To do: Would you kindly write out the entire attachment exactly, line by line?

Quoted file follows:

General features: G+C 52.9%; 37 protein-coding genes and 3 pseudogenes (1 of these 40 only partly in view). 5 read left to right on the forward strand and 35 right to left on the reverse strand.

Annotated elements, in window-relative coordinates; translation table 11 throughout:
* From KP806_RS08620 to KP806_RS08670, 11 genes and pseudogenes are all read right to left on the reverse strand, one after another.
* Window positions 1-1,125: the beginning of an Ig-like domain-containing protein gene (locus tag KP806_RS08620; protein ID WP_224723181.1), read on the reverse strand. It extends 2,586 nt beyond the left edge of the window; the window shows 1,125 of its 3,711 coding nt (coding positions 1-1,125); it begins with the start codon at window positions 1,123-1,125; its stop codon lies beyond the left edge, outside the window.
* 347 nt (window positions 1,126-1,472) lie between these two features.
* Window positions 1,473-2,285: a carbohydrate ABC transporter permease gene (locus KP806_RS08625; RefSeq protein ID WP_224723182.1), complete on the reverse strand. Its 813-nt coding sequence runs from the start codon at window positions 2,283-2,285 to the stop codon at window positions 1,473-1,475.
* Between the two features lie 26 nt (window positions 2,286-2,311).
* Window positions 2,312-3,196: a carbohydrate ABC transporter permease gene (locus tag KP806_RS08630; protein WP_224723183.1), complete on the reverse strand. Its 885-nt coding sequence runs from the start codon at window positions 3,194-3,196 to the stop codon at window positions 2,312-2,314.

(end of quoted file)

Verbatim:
General features: G+C 52.9%; 37 protein-coding genes and 3 pseudogenes (1 of these 40 only partly in view). 5 read left to right on the forward strand and 35 right to left on the reverse strand.

Annotated elements, in window-relative coordinates; translation table 11 throughout:
* From KP806_RS08620 to KP806_RS08670, 11 genes and pseudogenes are all read right to left on the reverse strand, one after another.
* Window positions 1-1,125: the beginning of an Ig-like domain-containing protein gene (locus tag KP806_RS08620; protein ID WP_224723181.1), read on the reverse strand. It extends 2,586 nt beyond the left edge of the window; the window shows 1,125 of its 3,711 coding nt (coding positions 1-1,125); it begins with the start codon at window positions 1,123-1,125; its stop codon lies beyond the left edge, outside the window.
* 347 nt (window positions 1,126-1,472) lie between these two features.
* Window positions 1,473-2,285: a carbohydrate ABC transporter permease gene (locus KP806_RS08625; RefSeq protein ID WP_224723182.1), complete on the reverse strand. Its 813-nt coding sequence runs from the start codon at window positions 2,283-2,285 to the stop codon at window positions 1,473-1,475.
* Between the two features lie 26 nt (window positions 2,286-2,311).
* Window positions 2,312-3,196: a carbohydrate ABC transporter permease gene (locus tag KP806_RS08630; protein WP_224723183.1), complete on the reverse strand. Its 885-nt coding sequence runs from the start codon at window positions 3,194-3,196 to the stop codon at window positions 2,312-2,314.